How do you keep going

One in five Dutch teachers has burnout complaints. How do you prevent that? Tips from teachers, a supervisor and a researcher.



  1. Listen

    Almost three years ago, Ellen Kusters came to sit at home with a burnout. It was a complete surprise to her. For twenty years she was a steady force in the primary school where she herself had attended as a child. A second home, says Kusters. 'Ellen, will you do group 8 again next year', the director asked her. And he added, "You can, you are always so flexible." And there Kusters went again. Looking back, she says: “I was able to do a lot and everyone was always satisfied: teachers, management and parents. But you were never really asked what you wanted, what you preferred, how you envisioned it. ”

    In addition, the organization of the school changed during those twenty years. More and more often something was not possible. It was precisely the things that Kusters liked that were crossed out. “I was good at organizing dance performances and other crazy things. I like playfulness. This resulted in close-knit classes. ” Increasingly, the classes also consisted of difficult students. And more often she had to run lessons according to a fixed plan. More often Kusters didn't like it anymore.
    Kusters wrote an experience book about her burnout: Once upon a time… a teacher! Her tip is aimed at school management: Make sure everyone is seen and heard at school. “If a teacher says: 'It is a bit much all', then as a school leader you should not try to assign an additional task. Listen to what a teacher might want to change, but is afraid to say. ”

    Once upon a time… a teacher !, Ellen Kusters, Publisher Lecturium, ISBN 9789048442386, € 18,95

  2. Rate yourself

    Trainer-coach Thitia Kollen (right in the photo) and Rolien Dijksterhuis (left) saw many fellow teachers drop out. Dijksterhuis herself, a chemistry teacher, also began to notice that her energy was running out. Time for the pair to investigate what was going on in schools. But especially to look for a positive sound. “We all started out with a lot of love for our profession,” says Kollen, “we wanted to find that starting fire again.”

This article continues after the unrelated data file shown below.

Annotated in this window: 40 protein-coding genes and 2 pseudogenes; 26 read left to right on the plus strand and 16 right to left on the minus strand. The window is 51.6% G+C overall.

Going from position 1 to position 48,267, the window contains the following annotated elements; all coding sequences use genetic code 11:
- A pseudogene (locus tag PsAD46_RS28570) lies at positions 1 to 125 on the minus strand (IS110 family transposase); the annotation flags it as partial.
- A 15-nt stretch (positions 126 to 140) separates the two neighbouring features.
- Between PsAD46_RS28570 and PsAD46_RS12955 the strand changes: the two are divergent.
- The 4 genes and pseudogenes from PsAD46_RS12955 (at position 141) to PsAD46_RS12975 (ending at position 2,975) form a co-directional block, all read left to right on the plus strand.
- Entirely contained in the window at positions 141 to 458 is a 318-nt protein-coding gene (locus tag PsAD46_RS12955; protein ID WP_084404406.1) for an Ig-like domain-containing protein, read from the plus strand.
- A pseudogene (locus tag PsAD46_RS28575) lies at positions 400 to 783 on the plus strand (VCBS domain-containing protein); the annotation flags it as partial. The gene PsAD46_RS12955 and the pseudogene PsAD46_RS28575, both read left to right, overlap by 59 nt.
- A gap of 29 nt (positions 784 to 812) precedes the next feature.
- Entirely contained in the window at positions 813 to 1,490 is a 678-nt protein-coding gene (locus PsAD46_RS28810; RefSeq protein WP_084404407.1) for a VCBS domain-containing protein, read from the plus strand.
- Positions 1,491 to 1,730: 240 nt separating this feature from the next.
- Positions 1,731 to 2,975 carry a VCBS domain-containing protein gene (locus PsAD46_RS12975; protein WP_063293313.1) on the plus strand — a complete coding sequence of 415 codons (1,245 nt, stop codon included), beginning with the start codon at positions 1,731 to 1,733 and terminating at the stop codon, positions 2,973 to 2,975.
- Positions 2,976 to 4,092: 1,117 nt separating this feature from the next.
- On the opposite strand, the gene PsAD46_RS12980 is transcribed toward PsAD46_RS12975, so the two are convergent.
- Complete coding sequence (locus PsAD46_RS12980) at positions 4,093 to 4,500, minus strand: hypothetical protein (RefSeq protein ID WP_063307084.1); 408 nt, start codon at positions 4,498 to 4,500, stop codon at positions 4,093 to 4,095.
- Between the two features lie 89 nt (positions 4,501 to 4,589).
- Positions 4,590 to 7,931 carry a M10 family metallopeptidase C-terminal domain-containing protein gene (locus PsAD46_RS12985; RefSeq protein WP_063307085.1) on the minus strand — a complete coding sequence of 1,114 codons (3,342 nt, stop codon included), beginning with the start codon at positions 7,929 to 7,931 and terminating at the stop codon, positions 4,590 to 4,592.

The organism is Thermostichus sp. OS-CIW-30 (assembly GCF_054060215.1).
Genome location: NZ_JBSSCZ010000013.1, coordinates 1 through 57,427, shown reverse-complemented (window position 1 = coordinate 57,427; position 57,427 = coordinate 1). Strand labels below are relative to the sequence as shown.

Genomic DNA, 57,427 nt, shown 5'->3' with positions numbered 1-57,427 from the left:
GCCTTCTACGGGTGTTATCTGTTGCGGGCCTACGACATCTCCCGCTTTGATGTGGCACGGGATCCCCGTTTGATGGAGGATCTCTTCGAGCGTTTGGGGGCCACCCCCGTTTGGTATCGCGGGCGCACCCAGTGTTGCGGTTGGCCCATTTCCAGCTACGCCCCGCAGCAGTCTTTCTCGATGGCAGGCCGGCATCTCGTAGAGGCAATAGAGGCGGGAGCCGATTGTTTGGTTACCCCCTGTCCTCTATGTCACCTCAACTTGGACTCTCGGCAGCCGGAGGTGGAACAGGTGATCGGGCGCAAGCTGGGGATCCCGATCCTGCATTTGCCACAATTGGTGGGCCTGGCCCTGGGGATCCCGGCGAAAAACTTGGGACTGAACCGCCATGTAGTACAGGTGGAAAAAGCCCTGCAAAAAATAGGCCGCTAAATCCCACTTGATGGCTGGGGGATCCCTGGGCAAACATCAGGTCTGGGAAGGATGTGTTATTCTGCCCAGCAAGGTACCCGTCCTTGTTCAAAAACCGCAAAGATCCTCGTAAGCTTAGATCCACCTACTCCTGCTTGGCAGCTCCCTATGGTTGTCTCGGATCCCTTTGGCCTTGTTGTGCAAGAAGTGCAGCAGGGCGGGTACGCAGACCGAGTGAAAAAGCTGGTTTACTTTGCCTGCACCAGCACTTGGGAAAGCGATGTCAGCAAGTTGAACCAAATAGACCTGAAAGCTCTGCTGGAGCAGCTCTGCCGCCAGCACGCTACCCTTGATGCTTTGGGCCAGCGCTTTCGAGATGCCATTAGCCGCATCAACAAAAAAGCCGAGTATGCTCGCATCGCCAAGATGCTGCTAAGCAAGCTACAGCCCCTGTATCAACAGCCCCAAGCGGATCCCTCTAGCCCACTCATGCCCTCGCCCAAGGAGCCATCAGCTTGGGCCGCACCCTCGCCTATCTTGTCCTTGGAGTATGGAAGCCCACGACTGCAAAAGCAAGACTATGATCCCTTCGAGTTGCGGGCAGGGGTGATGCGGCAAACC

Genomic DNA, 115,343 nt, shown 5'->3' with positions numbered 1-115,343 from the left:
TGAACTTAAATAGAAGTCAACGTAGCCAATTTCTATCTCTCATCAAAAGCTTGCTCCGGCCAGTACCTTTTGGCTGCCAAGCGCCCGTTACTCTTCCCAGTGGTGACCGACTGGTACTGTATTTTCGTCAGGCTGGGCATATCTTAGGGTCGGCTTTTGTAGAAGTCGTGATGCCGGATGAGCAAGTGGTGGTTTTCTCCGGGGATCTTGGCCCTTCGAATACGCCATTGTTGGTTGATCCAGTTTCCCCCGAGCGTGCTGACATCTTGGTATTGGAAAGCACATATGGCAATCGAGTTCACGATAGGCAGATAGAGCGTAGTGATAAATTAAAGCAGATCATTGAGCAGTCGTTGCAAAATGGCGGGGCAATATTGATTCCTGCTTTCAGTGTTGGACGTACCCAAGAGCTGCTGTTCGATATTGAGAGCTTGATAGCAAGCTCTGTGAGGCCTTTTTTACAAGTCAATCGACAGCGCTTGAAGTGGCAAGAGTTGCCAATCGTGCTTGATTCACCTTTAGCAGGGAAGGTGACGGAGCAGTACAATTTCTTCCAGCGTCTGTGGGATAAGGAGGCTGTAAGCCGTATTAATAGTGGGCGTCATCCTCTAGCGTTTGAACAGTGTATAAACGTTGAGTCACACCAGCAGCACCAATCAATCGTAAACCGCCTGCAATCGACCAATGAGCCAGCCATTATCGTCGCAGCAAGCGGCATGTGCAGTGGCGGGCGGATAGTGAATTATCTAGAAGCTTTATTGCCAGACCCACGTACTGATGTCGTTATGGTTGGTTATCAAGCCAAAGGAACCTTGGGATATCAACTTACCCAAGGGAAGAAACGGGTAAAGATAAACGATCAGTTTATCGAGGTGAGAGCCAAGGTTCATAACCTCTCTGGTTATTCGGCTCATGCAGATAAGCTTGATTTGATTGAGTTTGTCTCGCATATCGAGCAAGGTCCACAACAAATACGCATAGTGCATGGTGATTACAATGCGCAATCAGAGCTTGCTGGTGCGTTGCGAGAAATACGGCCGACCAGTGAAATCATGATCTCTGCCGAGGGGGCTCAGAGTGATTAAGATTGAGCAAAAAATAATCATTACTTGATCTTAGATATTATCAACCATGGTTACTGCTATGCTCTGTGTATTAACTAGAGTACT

In the book Educational fire, they explain together how you can regain your love for the profession. Kollen: "You can only improve your own situation if you are aware of it."
    So they advise: Put five chairs in a row, give them a number from 1 to 5, and sit on the chair with the number of how happy you feel at work. And then, according to the duo, you sit on the chair next to it, so one step higher and you start thinking about what it takes to get there. "Start feeling real, take your time for this."

    Because awareness is an important part of change. "Only when you know why you are giving yourself a 4 and with which improvements you can work towards a 5, do you focus on what you enjoy in your work instead of floating around in dissatisfaction."
    Solutions to help you become happier at work might include: I want to review at home instead of at school until five. I don't want another schedule with so many intermediate hours. I want to do some training to grow. Kollen: "Now is the time to discuss all these, sometimes difficult, things with managers."

    Educational fire. With energy and fun for the class, Rolien Dijksterhuis and Thitia Kollen, Publisher Onderwijs van Nu, ISBN 9789491757587, € 22,50